Any advice for a novice CCU nurse?

  1. 2
    Hi everyone

    I am new graduate and I have a cardiac ICU residency starting in July, I just wanted to check in with all of you seasoned CCU nurses to see if you have any advice for me. like how not to be so overwhelmed, or any tips or challenges you faced when you started working in the cardiac icu, and how you overcome them.

    any info will be helpful.

    thanks alot.
    Joe V and arnwest like this.
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  4. 9 Comments so far...

  5. 2
    Don't be afraid to ask questions, and if there is a super sick/complex patient on the unit and you've got some free time ... offer your services to help out (do a blood sugar, change the suction canisters, anything simple ). Being a set of helpful hands on a complex patient offers you the chance to learn things without being responsible for the patient.

    Good luck!
    '
  6. 0
    Quote from jemmens
    Hi everyone

    I am new graduate and I have a cardiac ICU residency starting in July, I just wanted to check in with all of you seasoned CCU nurses to see if you have any advice for me. like how not to be so overwhelmed, or any tips or challenges you faced when you started working in the cardiac icu, and how you overcome them.

    any info will be helpful.

    thanks alot.
    either be studying critical care stuff or be a bug on the wall in any really sick pt room. never be surfing the internet or on your phone the first many years of nursing. watching how pt's are managed before your pt's crump is really helpful! and listening to docs come in and discuss how to treat a pt.

    it will take years before you are comfortable and that is normal. the studying is not done now, it is just starting, so keep learning!

    good luck
  7. 1
    learn how to breathe! your a rookie, ask questions no matter how dumb you think it might be, it could save your ass and your mental ass. you have learned the basics in school, Now your playing in the major leagues (even these boys make mistakes),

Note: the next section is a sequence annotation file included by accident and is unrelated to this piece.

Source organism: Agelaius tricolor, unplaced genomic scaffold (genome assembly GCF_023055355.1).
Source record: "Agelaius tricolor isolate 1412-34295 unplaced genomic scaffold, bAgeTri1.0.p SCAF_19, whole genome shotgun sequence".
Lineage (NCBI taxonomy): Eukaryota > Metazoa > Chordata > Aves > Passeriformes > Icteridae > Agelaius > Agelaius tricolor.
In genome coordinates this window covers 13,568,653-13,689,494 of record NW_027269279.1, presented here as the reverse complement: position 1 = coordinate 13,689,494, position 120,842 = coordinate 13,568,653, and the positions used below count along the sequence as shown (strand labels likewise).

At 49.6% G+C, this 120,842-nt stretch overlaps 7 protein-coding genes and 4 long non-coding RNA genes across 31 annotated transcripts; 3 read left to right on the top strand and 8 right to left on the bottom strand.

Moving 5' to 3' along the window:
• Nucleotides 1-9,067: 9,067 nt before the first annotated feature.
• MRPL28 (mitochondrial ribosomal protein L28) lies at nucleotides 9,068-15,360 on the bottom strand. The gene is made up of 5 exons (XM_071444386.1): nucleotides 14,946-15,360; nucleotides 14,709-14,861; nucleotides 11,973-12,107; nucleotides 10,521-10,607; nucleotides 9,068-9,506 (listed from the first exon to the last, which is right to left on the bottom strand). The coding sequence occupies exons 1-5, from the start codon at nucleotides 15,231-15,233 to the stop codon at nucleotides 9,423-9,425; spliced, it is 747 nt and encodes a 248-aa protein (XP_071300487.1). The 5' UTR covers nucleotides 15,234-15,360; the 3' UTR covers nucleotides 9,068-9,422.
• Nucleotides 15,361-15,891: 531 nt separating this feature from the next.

you should be shadowing a regular nurse.
    You;ll get it, will take time.
    DeadHead219 likes this.
  8. 1
    All is well in the first few months... you better know God and get prayed up!
    Nyla Maddox likes this.
  9. 3
    Rule #1, know where the alarm silence buttons are. Rationale: It makes it appear that you actually know what you're doing even if you don't, and gives peace to everyone around.
    delphine22, Zombi RN, and amoLucia like this.
  10. 0
    the thing abt knowing how to turn alarms off is so true. thanks you for your advice and encouragement
  11. 0
    Quote from jemmens
    the thing abt knowing how to turn alarms off is so true. thanks you for your advice and encouragement
    But you need to absolutely remember to turn them back on!!! I prefer to work thru alarms because ... just found it too scary for me.
    Good luck!
  12. 1
    Quote from amoLucia
    But you need to absolutely remember to turn them back on!!! I prefer to work thru alarms because ... just found it too scary for me.
    Good luck!

    Theres nothing worse than working with someone who doesn't silence/address their alarms. Its not necessary. You address the alarm. If your dealing with it, silence it. If its not an issue, change the limit. PLEASE!!!
    StayLost likes this.
  13. 0
    Quote from Biffbradford
    Rule #1, know where the alarm silence buttons are. Rationale: It makes it appear that you actually know what you're doing even if you don't, and gives peace to everyone around.
    Do not listen to this one. Alarms are there for a reason. Yes, many nurses let unnecessary alarms ring all night long and this is why alarm fatigue is such a major issue in ICU's. But that one alarm you do ignore when your pt's sat is 60% will haunt you. Some alarms cannot be helped. Whatever you do, do not adjust the volume either. Adjust your limits for patient norms and respond to alarms appropriately. Ignoring them by either letting them ring or hitting the silence button from the nurses station is bad practice and you are asking for trouble!


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